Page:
Uganda’s Now Accepting of Gays? The Facts Say Different
The Ugandan government reportedly issued a statement Friday saying that it doesn’t discriminate against gays and that they are free to assemble whenever they like, with the AP reporting this as a marked climb down from the acutely hostile legislators–except it’s nothing of the sort.
Responding to growing international criticism of anti-gay efforts in Uganda, the government said in a statement Friday that it does not discriminate against people “of a different sexual orientation.”
“No government official is (supposed) to harass any section of the community and everybody in Uganda enjoys the freedom to lawfully assemble and associate freely with others,” the statement said.
It was signed by Ethics Minister Simon Lokodo, the official accused by gay activists of orchestrating a hate campaign that includes breaking up gay conferences and threatening to expel civil society groups he says promote homosexuality in the conservative east African country.
This inaccurately portrays the statement because it misses out several key parts.
Uganda has come under criticism for intervening in a gay activists’ meeting that was taking place at a Hotel in a city suburb early this week. Police intervened in the meeting that was suspected to be promoting gay activities and questioned the participants who were later released.
The Government would like to state that much as promoting gay activities is illegal according to Section 145 of the Penal code Act, Uganda does not segregate against people of a different sexual orientation.
No government official is bent to harass any section of the community and everybody in Uganda enjoys the freedom to lawfully assemble and associate freely with others.
Cultural attitudes in Africa are very different to elsewhere in the world, 2/3 of African countries outlaw homosexual activity and 80% of East African countries criminalize it. Whilst at a global level more than 80 countries outlaw homosexual acts.
The government would like to encourage all Ugandans to be vigilant and stay away from unlawful activities that would get them in trouble with the law.
Rev.Fr. Simon Lokodo
Minister of Ethics and Integrity
Gays are free to assemble, the statement says, so long as they abide by Section 145 of the Penal Code.
Except, and as noted above, in just this past week a gay rights conference was raided by police, which Amnesty International said in a statement was an “arbitrary and an illegitimate infringement on freedom of association and assembly.”
So Lokodo must be using Section 145 of the penal code to justify this response–but the code actually only covers offences relating to “carnal knowledge,” a physical act highly unlikely at an LGBT rights conference, but one that nearly exclusively is wielded against the LGBT population. Lokodo is already subject to a court case over his breaking up a gay rights conference in February of this year.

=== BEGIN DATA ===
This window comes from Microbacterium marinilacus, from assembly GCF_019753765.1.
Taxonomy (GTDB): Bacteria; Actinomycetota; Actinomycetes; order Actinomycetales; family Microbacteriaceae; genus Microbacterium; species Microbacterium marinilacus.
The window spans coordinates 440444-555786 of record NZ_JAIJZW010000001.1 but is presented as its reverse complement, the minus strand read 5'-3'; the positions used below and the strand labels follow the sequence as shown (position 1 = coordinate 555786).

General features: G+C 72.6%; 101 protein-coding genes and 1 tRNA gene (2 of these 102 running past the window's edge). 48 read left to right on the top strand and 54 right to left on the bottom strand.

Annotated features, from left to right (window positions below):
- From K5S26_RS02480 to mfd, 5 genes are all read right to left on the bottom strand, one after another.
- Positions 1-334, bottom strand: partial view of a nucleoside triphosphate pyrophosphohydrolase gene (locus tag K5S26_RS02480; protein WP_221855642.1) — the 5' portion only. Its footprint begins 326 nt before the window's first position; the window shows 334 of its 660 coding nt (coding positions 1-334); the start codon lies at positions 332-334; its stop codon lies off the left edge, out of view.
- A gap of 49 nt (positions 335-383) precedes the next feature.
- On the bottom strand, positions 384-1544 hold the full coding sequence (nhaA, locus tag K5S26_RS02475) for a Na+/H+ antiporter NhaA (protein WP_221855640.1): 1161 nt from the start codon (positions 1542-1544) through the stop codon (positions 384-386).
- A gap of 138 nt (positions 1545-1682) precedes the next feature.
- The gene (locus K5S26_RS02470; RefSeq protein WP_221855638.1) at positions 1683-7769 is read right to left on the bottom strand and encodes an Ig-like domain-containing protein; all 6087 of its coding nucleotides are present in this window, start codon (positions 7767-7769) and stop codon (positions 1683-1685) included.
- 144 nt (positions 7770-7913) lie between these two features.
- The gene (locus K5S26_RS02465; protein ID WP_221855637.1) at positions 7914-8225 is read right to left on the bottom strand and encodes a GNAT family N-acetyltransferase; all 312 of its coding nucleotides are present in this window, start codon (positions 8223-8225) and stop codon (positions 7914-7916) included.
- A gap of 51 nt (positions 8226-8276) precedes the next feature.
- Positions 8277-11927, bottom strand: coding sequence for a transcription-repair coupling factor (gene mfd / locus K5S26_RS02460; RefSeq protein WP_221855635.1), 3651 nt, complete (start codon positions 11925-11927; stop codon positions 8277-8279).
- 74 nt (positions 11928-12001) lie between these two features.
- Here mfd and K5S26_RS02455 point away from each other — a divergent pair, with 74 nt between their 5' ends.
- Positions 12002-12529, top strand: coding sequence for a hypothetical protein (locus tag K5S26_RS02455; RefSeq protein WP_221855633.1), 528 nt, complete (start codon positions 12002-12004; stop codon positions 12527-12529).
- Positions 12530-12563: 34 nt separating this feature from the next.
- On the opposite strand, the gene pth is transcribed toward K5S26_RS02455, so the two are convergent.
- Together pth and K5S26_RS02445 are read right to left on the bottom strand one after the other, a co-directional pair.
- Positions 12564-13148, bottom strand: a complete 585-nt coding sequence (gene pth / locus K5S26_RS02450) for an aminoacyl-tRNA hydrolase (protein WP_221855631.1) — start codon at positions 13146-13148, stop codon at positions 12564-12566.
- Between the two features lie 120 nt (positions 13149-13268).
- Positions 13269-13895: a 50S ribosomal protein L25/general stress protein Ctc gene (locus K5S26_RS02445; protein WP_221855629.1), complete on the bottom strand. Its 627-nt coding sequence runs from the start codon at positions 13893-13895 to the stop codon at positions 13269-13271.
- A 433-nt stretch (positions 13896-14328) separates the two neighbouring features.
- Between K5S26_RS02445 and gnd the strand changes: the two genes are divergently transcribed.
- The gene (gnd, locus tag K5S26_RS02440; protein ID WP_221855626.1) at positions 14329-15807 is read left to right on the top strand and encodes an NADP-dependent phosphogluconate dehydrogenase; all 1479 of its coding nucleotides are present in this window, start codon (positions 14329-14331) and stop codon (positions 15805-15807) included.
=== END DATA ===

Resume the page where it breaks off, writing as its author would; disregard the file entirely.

The AP claims that Lokodo was forced to “own” Friday’s statement following him being reprimanded by fellow government ministers for giving unnecessary interviews regarding homosexuality. It bills this as a watering down of the Ugandan administration’s stance against gay rights. This simply doesn’t tally with the facts.
For instance, it was announced on Wednesday that Uganda’s government has moved to ban 38 non-governmental NGOs who it accuses of trying to promote homosexuality.
Ethics Minister Simon Lokodo told Reuters the organizations being targeted were receiving support from abroad for Uganda’s homosexuals and accused gays and lesbians of “recruiting” young children in the country into homosexuality.
“The NGOs are channels through which monies are channeled to (homosexuals) to recruit,” the minister, a former Catholic priest, said.
Once again, this appears to be double-speak from Uganda’s ministers.
Another matter that has to be attended to is that in the same AP article announcing this supposed change, the AP also says with reference to the Anti-Homosexuality Bill of 2009:
The bill has since been shelved. Uganda’s president said it hurt the country’s image abroad. The bill has been condemned by some world leaders, with U.S. President Barack Obama describing it as “odious.”
There is no evidence for the assertion that the bill, in its current form, has been “shelved.”
The Eighth Parliament ran out of time on the bill. It was reintroduced in the Ninth. As far as LGBT rights activists are concerned, current word is the bill is still active in the Ninth Parliament’s Legal and Parliamentary Affairs Committee, with its author David Bahati having said that the legislation will be taken up during the next session, which starts next week.
The AP, and other international media, has continually referred to the bill as being “shelved” when this is inaccurate.
So it appears nothing has changed, the Kill the Gays bill is still a threat, and Uganda’s Parliament would seem to be just as hostile as ever, despite claims to the contrary.